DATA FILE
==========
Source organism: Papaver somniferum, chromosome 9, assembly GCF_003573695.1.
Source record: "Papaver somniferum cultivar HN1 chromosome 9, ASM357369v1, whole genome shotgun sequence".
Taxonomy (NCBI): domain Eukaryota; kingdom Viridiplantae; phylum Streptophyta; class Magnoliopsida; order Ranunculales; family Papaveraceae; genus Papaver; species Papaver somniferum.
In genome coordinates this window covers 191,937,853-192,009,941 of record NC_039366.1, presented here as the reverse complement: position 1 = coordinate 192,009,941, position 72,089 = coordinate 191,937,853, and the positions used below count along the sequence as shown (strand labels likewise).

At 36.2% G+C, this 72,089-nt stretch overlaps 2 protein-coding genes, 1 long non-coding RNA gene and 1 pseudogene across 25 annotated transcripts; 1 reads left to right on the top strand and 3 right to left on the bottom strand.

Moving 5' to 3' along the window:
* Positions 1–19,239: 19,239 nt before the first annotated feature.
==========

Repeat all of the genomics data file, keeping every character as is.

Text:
Source organism: Papaver somniferum, chromosome 9, assembly GCF_003573695.1.
Source record: "Papaver somniferum cultivar HN1 chromosome 9, ASM357369v1, whole genome shotgun sequence".
Taxonomy (NCBI): domain Eukaryota; kingdom Viridiplantae; phylum Streptophyta; class Magnoliopsida; order Ranunculales; family Papaveraceae; genus Papaver; species Papaver somniferum.
In genome coordinates this window covers 191,937,853-192,009,941 of record NC_039366.1, presented here as the reverse complement: position 1 = coordinate 192,009,941, position 72,089 = coordinate 191,937,853, and the positions used below count along the sequence as shown (strand labels likewise).

At 36.2% G+C, this 72,089-nt stretch overlaps 2 protein-coding genes, 1 long non-coding RNA gene and 1 pseudogene across 25 annotated transcripts; 1 reads left to right on the top strand and 3 right to left on the bottom strand.

Moving 5' to 3' along the window:
* Positions 1–19,239: 19,239 nt before the first annotated feature.